Saturday, November 27, 2010

On First Chapters and Conventional Wisdom

Scott D. Parker

Last weekend, while on my first Cub Scout camp in thirty years, I got to talking with one of the fellow fathers. Naturally, I asked him the question I ask of most people: what are you reading. He said that he was about halfway through the first Stieg Larsson book The Girl with the Dragon Tattoo. His partial review was this: I've heard that the first book is a bit hard to get through, but the last two just fly by.

Later that night, intrigued, I opened the ebook of Dragon Tattoo on my iPod and began reading the prologue. We not-yet-published authors have a simple mantra drilled into our heads from just about any source: you have to hook the reader on page one or, at least, chapter one. If the reader isn't vested, the reader will put down the book and move on.

I have to admit that the prologue, while interesting, wasn't gripping. In an article I read this past week, I learned that Mr. Larsson wasn't sure folks would want to read his books. I can't help but wonder if it's because he knew his opening didn't follow the "conventional wisdom."

In the one novel I've written to date, I intentionally went for the slow burn. I started slow and built up to the big action climax. There were times when I was writing chapters, knowing full well what was coming, and I had butterflies in my stomach as I wrote the words. My dad has given me a pretty succinct review of my book: If we could only get someone to read the whole thing, they can see how good it is. That is, if they can just get past the boring parts, they can read the good, action parts.

I'm sure Mr. Larsson's book is good. How else would 46 million folks devour this trilogy. I'm just curious how he seemed to have bucked the conventional wisdom and started the book in a slow, non-gripping manner.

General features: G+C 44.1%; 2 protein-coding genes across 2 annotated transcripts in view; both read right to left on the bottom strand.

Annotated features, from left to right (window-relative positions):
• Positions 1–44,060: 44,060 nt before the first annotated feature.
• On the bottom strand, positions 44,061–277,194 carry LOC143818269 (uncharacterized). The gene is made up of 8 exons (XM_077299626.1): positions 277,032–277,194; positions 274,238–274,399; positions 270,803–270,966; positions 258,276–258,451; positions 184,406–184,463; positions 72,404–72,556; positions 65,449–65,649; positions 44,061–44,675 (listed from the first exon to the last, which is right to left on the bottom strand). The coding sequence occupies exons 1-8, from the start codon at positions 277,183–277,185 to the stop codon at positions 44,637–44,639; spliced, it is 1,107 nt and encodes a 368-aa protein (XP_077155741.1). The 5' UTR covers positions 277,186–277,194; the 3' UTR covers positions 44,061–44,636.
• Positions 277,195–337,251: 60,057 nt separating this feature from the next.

I'm going to persevere with Dragon Tattoo and see what all the hubbub is about but a question lodged itself in my brain: Is the conventional wisdom outdated? Can authors build a story slowly, trusting the reader to stick with it?

(Apologies to all for missing last Saturday. I had day job difficulties [lost one; had to find another] and that consumed most of my attention. Oh, and prepping for a camp out.)


Unknown said...

I'm guessing the bulk of those 40-odd million readers came to Larsson through the hype. They would therefore be much more open to the slow-burn because "everybody says these books are awesome, right?"

I enjoyed them from page one - but wished at regular intervals that Larsson's editors had done more actual editing.

pattinase (abbott) said...

I found the first hundred pages or so a real chore but after that it was easier. I doubt many people would have persevered if it weren't for word of mouth and word of death.

Anonymous said...

I may be a cynic, but had he not died, I don't think the Millennium series would have blown up world wide. I enjoyed Dragon Tattoo well enough, and like Patty (and most people) it was a hard book to get into, very slow burn. I'd even say it took more than a 100 pages to get going. The middle was great and the end while not as slow as the beginning wound it down until the final climax.

Generally, I give books 50 pages to hook me. There is something about the slow burn, especially done right. I don't need to be hit up side the head with action if the story is good.

Scott I hope to read your book some day. Keep pushing it, and you know it doesn't have to be the first one to market, so keep working on the next and the next.

Steve Weddle said...

Larsson is the anomaly

Mike Dennis said...

Look at it this way, Scott. If Larsson were unknown, utterly devoid of all hype, and he cold-queried the first of those three books to your typical jaded New York agent, what do you think would happen?